The name BPD is confusing, imparts no relevant or descriptive information, and reinforces existing stigma. We believe that BPD should be refrained onto a spectrum of its core components-impulsivity and emotional dysregulation. Callers to our helpline consistently express their frustration with the name BPD. 

Availability of BPD Public Information

TARA is the only national organization producing extensive public information on BPD. We receive referrals from the National Institute of Mental Health (NIMH), National Alliance of the Mentally Ill (NAMI), the National Mental Health Association, the DANA Alliance for Brain Disorders, and most other mental health organizations. In response to our requests, the NIMH produced its first public information on BPD for its "Science on Our Minds" series and Web site.

To fill the informational, void, every caller to our helpline receives a packet that gives information on epidemiology, symptoms, treatment options, comorbidity issues, personal experiences, and advocacy. As TARA President, I participated in National Public Radio's "Infinite Mind" broadcast on BPD in November 1999 with Marsha Linehan, PhD, and I also coedited the BPD issue of the Journal of the California Alliance of the Mentally Ill featuring 33 articles on BPD.

Grassroots advocacy cannot develop when the public is not informed. Families have been discouraged from attending leading BPD research conferences. Family members who would attend are the ones who visit and write NIMH and congressional representatives, advocating on both national and local levels for research and treatment funding. The more these family members know of latest advancements, the better equipped they are to further the aims of researchers and clinicians. These family members will build consensus in the community for implementation of BPD guidelines. We hope that professionals who treat those with personality disorders will welcome us and help us raise public awareness of BPD.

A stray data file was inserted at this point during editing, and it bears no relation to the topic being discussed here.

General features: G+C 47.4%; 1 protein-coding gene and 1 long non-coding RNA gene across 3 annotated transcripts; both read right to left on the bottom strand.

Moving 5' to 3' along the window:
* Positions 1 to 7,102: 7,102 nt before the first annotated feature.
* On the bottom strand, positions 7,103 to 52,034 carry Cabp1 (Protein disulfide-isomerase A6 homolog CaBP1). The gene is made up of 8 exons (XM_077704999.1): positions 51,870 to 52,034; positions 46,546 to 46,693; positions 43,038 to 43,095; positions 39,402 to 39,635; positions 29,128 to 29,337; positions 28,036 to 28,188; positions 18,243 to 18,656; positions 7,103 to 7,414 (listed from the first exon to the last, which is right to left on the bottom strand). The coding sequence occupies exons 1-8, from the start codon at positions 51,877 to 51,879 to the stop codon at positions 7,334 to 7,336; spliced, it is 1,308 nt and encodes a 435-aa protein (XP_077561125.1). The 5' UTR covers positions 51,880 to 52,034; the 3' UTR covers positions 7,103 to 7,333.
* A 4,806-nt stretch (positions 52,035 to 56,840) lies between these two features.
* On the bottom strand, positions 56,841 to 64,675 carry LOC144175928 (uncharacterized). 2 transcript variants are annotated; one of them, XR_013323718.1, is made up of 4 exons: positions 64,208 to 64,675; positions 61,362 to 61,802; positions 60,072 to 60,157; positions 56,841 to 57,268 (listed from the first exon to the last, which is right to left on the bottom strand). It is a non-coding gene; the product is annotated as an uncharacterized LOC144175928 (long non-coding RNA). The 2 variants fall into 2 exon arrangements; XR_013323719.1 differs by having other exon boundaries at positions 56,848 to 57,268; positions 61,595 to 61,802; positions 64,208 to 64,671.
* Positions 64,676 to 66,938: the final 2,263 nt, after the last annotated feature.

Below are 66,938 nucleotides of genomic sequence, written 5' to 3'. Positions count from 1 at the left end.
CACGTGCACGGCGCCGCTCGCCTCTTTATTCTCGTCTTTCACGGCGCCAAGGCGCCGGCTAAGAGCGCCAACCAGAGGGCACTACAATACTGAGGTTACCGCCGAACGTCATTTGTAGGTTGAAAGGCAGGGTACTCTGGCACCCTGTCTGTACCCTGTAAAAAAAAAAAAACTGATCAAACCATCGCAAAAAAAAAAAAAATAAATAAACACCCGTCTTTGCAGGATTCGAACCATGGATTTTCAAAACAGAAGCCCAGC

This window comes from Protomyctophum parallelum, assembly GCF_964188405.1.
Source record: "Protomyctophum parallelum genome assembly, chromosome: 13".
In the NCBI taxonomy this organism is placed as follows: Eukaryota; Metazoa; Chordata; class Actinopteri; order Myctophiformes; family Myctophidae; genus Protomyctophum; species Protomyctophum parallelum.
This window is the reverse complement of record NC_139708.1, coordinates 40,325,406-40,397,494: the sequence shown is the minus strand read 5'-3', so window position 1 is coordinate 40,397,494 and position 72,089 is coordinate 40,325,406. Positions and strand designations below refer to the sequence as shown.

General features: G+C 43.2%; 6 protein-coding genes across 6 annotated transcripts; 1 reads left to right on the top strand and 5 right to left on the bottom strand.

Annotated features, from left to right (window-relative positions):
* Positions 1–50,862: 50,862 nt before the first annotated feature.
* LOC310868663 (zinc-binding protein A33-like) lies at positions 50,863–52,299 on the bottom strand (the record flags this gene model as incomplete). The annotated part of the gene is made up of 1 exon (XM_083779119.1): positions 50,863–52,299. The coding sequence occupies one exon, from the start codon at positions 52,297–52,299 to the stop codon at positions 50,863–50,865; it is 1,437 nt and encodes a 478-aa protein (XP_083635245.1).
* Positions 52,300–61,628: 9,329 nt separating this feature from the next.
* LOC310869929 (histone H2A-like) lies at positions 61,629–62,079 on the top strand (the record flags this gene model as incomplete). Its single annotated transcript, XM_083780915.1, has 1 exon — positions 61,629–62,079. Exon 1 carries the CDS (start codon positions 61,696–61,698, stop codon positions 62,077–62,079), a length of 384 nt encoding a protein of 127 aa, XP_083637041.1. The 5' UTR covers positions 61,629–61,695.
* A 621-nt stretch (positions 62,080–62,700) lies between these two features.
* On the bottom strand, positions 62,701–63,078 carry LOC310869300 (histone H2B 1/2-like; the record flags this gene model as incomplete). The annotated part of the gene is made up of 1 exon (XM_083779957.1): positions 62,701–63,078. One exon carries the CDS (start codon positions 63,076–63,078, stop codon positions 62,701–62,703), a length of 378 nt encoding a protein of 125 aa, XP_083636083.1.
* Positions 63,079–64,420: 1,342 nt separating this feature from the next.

Availability of Research Funding 

TARA sent a Freedom of Information Act request to NIMH. We wanted to know the percent or amount of the Fiscal Year (FY) 2001 budget designated for BPD research. The response revealed that, of the more than 1 billion dollars NIMH received for FY 2001, less than 1% was designated for personality disorder (PD) research. And, out of this 1%, less than .5% of the PD research portfolio was earmarked for BPD. By comparison, depression. received 13.7% or $140 million dollars for FY 2001. 

How can we make advances in understanding BPD and in developing more effective, treatments with so little research funding? TARA advocates on Capitol Hill for increased National Institutes of Health and NIMH funding: with a specific allotment for BPD. Our visits have been positively received by the members of the Senate and House Appropriations Committees, that authorizes funds for the NIMH.


At the June 15, 2001, NIMH Scientific Roundtable in Washington, DC, Dr. Steve Hyman, director of NIMH, stated that, "at the present time, 5% of patients with mental illness have access to evidence-based treatment in their community." What is the process by which effective treatments are disseminated into practice? At present, any therapist can take a new treatment and practice it in whatever way he or she chooses, in essence treatment "my way." Participants at the August 2000 Surgeon General's Conference on Children and Adolescents concluded that one of the principal reasons evidence-based treatment was not implemented in the community was because of "my way" treatment methodology. We believe there is insufficient oversight of individual therapists as well as of community agencies in the mental health system.